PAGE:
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Cliff Jackson shares his year of birth, his small-town Arkansas roots and an Oxford education with Bill Clinton.

That old school tie may bind too tightly to suit Clinton supporters, who have seen Jackson's hand in the campaign-year draft-dodging controversy, last December's "troopergate" and, now, the sexual harassment civil suit filed against the president by Paula Corbin Jones.Jackson says he dislikes being called Clinton's archenemy and winced when a recent Newsweek story labeled him "relentlessly odious." But he did chuckle about other stories that have dubbed him Clinton's Captain Ahab or Lex Luthor.

"I never intended to be his enemy," Jackson says. "I'm not bitter. I'm not a rabid, right-wing radical. Contrary to what you hear, I don't spend my time obsessing over my past or his."

For the past two years, however, Jackson has been a point man for anti-Clintonites, the answering machine in his home law office often filling with dozens of callers wanting to share supposed dirt.

Unlike other foes of the president, Jackson appears driven more by the personal, not the political.

So what makes Cliff Jackson continue to stalk his old classmate, flinging harpoons?

Is he jealous of the president's success? Did Clinton once steal a girlfriend from him? Didn't Clinton pass Jackson the ball enough when they were Oxford basketball teammates?

No, no and no, Jackson insists.

Instead, he says, he feels a duty to the nation.

"This is about abuse of the public trust. It's about compromising of the principle until there's no principle left to compromise," he says. "I think it's not good for the presidency for responsibility and accountability to be avoided."

Discussing himself and Clinton for more than an hour over coffee one evening, Jackson dismisses "all the psychoanalyzing about why I am doing what I'm doing now."

"I am happy with my life," he says, after repeatedly rebutting suggestions of personal motives.

But a combination of factors emerges from the lengthy conversation, with tears welling at times in Jackson's eyes as he discusses his personal convictions.

There are his politics, which tend to be conservative and Republican; his religious upbringing in the Assembly of God Church; and a longstanding feeling that Clinton once used him in an effort to avoid the draft.

At times, Jackson praises Clinton's abilities and fondly recounts conversations, letters and even their winning teamwork in intramural basketball. But he also portrays Clinton as superficial, deceitful and telling people what they wanted to hear, while surrounding himself with people who do the same for him.

In 1990, Jackson helped form a political action group called Alliance for a Rebirth of an Independent American Spirit, which ran anti-Clinton ads in New Hampshire before the Democratic primary in 1992.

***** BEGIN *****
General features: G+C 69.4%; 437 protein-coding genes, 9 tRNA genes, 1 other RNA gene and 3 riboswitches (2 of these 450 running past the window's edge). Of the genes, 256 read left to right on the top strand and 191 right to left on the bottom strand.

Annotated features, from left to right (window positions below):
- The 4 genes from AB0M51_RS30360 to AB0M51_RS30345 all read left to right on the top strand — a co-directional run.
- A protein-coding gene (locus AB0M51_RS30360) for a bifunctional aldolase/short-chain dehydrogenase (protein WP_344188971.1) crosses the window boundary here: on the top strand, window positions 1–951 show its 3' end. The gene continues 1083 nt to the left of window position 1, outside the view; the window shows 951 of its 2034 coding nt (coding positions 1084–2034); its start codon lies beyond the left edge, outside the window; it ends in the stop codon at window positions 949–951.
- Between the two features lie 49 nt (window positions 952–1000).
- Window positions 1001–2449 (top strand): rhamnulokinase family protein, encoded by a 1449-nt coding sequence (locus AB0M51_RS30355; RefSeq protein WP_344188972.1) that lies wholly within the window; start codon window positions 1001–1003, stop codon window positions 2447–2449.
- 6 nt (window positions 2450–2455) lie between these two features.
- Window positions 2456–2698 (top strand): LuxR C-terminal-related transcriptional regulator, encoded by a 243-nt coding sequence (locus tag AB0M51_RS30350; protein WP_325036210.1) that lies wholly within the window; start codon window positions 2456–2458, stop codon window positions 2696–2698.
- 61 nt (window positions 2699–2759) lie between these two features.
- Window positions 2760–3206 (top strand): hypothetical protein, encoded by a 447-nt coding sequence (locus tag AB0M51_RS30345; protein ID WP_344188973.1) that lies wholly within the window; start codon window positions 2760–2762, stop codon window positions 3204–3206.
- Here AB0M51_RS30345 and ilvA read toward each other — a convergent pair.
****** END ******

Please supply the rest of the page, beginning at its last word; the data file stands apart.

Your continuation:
Then, it started getting personal.

Jackson released letters and other information indicating that he used his Republican influence during Vietnam to gain Clinton an ROTC deferment - which Clinton then discarded.

Jackson called that "a betrayal" of him by Clinton. He also knew that when the story broke, "I had crossed the Rubicon. I knew Clinton was going to take it very personally."

Clinton's campaign survived the draft controversy, as it had the claims of a years-long, illicit affair by Gennifer Flowers, which Jackson makes a point of saying he had nothing to do with.

But it spurred him to analyze when a public figure's "zone of privacy" was overtaken by other factors such as abuse of public office and deceit, which he wrote down in a four-page statement with an off-color title.

It was this analysis, he says, that led him into "troopergate."

He was contacted last year about helping some Arkansas state troopers make public their allegations that they helped arrange and provide cover for the then-governor's sexual escapades.

After the stories broke, the furor died down within days.

But Jackson insists his critics missed the point - that "trooper-gate" was not about sex, but about misuse of state employees.

Last month's apparently unprecedented lawsuit against the president by Jones, a former state employee who says Clinton sexually pressured her in 1991, started when she was identified by her first name in one "troopergate" story as a willing sexual partner for Clinton - an accusation she denies.

Jackson still considers himself Clinton's friend. In fact, he even wrote a letter to Clinton after "troopergate."

Of course, he also sent it to dozens of reporters.